Investors paint a mixed picture on China

While long-term confidence in China remains, multiple organizations are uncertain or opposed to investing in the country at this time.

While most institutions expect China to remain an important property market, they are not all on the same page when it comes to their shorter-term investment plans in the country.

Singaporean landlord Mapletree and Morgan Stanley Investment Management are among the investors looking to capitalize on the limited window of opportunities in the country.

“Gone are the days where people keep thinking of China as a workshop of the world. China itself is now a market that we cannot ignore,” said Tiow Chye Chua, deputy group chief executive officer at Mapletree, during a keynote panel at the 2023 PERE Asia Summit in Singapore last week. The manager has been in China since 2005 and has invested across different cities and property sectors in the country.

In particular, Chua saw long-term growth opportunities in the country’s logistics sector driven by the rise in consumption. The firm is understood to have recently closed an open-ended logistics fund in the country seeded by some of its warehouse assets.

Catherine Hong, managing director for the portfolio solutions group at Morgan Stanley Investment Management, is another firm that has been actively adding to its logistics portfolio in China in the past 18 months. “There’s continued to be a lot of liquidity from investors” in the Asia-Pacific region, she explained. It is also a market that offers exposure to attractive sectors like industrial that continue to have strong tailwinds, Hong added: “You cannot ignore China.”

On the other hand, some of their real estate peers are either pulling back or taking a wait-and-see approach to the country.

Stephen Tross, chief investment officer of international investments at Bouwinvest Real Estate Investors, said his organization has changed its views on China because of the country’s failure to condemn the Russian invasion of Ukraine as well as its increasingly hard-line stance on Taiwan. The Dutch investor sold its listed exposure and stopped making new unlisted investments in China, as he regarded the uncertainties over both Ukraine and Taiwan as “risks you won’t get compensated for.”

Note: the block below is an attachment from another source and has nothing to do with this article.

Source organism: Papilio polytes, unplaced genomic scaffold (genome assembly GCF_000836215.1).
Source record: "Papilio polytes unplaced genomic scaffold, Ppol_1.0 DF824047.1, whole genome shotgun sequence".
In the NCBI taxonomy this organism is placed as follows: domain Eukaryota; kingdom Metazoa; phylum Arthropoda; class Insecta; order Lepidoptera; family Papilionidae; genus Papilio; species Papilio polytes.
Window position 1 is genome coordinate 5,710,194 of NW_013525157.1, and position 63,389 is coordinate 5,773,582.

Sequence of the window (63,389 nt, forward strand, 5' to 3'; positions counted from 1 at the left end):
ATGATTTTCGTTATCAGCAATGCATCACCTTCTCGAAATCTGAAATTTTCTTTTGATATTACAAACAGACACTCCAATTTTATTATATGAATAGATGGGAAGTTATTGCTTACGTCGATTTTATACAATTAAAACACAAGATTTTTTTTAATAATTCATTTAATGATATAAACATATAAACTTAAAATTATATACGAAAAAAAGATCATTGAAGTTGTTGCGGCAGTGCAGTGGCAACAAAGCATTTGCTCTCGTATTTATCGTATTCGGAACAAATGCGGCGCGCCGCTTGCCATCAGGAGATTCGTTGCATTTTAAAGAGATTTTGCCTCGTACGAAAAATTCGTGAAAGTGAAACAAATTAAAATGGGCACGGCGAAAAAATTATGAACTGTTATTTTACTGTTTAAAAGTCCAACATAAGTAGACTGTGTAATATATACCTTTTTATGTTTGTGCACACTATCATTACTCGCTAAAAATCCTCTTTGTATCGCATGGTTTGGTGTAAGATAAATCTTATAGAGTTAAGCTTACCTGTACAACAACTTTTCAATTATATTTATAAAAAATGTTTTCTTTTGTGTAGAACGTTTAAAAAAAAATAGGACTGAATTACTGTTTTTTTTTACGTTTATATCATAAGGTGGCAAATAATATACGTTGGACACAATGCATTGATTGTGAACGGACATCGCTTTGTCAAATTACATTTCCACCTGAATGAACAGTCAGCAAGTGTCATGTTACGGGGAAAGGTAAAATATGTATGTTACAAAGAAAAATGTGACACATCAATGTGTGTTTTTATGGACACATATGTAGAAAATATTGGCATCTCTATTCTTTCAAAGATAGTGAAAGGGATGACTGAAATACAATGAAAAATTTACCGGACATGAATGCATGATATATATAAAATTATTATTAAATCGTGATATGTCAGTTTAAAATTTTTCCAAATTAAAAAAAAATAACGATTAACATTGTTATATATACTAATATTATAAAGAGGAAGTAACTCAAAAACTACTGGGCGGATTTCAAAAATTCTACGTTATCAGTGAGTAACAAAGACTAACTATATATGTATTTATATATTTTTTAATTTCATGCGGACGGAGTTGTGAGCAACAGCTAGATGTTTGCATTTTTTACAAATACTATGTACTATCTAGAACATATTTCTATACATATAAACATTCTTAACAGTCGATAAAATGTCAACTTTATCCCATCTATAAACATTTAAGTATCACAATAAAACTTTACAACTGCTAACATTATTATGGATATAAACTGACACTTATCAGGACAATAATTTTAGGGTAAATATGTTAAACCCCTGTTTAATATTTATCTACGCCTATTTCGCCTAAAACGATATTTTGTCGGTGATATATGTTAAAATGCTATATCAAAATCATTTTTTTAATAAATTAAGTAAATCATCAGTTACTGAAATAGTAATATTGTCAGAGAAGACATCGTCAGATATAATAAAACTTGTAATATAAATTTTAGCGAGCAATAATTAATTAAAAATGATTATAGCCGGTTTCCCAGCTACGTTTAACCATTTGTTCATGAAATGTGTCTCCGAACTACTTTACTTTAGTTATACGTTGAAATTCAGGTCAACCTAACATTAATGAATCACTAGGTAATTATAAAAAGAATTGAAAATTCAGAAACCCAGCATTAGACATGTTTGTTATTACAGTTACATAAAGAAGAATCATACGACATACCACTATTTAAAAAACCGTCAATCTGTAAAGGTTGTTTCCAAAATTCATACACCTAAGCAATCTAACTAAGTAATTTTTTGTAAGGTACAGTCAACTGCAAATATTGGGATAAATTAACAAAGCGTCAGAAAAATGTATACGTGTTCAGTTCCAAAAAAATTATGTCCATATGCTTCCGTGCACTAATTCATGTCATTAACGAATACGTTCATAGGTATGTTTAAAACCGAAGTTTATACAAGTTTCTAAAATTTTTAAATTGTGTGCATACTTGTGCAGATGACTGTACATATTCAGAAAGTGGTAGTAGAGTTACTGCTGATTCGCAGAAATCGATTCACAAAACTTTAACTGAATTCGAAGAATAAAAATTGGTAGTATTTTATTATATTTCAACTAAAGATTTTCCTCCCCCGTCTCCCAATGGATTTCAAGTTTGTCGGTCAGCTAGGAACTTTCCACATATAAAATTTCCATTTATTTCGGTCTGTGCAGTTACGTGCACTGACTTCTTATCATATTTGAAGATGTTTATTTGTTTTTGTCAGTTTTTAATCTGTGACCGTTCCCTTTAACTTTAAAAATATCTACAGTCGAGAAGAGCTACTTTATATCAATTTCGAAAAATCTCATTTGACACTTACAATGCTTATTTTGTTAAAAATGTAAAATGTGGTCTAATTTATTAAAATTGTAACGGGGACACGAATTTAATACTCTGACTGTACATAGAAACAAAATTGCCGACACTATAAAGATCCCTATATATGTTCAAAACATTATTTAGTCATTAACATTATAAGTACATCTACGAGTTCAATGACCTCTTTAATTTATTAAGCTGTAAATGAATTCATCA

Graeme Torre, head of Asia Pacific real estate at APG Asset Management, noted the organization is taking a wait-and-see attitude towards the country due to “so much commentary” around the geopolitical situation in China. However, Torre thought APG is still under-allocated to the country in its real estate portfolio. “China is by far the biggest regional economy and second largest in the world, but we don’t have an equal weighting for the country in our portfolio,” he explained.

Meanwhile, Allianz Real Estate has a significant exposure to China and will focus on managing its existing portfolio during this period of uncertainty, according to Danny Phuan, head of acquisitions and head of China, Allianz Real Estate Asia-Pacific. “Allianz Real Estate is a long-term investor so we can see through the cycles,” he said. “For now, we want to get up to speed in terms of the ESG component in China, which is still fairly lacking in the market from our observation.”

Alessandro Fiascaris, senior vice president, head of investments – APAC, Oxford Properties Group, also agreed that China is an “important and essential element of the global economy,” although Oxford has yet to make any direct investments in the country. “The global economy cannot survive without China. Thirty to 40 percent of industrial capacity has to be there and it will be there forever,” he noted.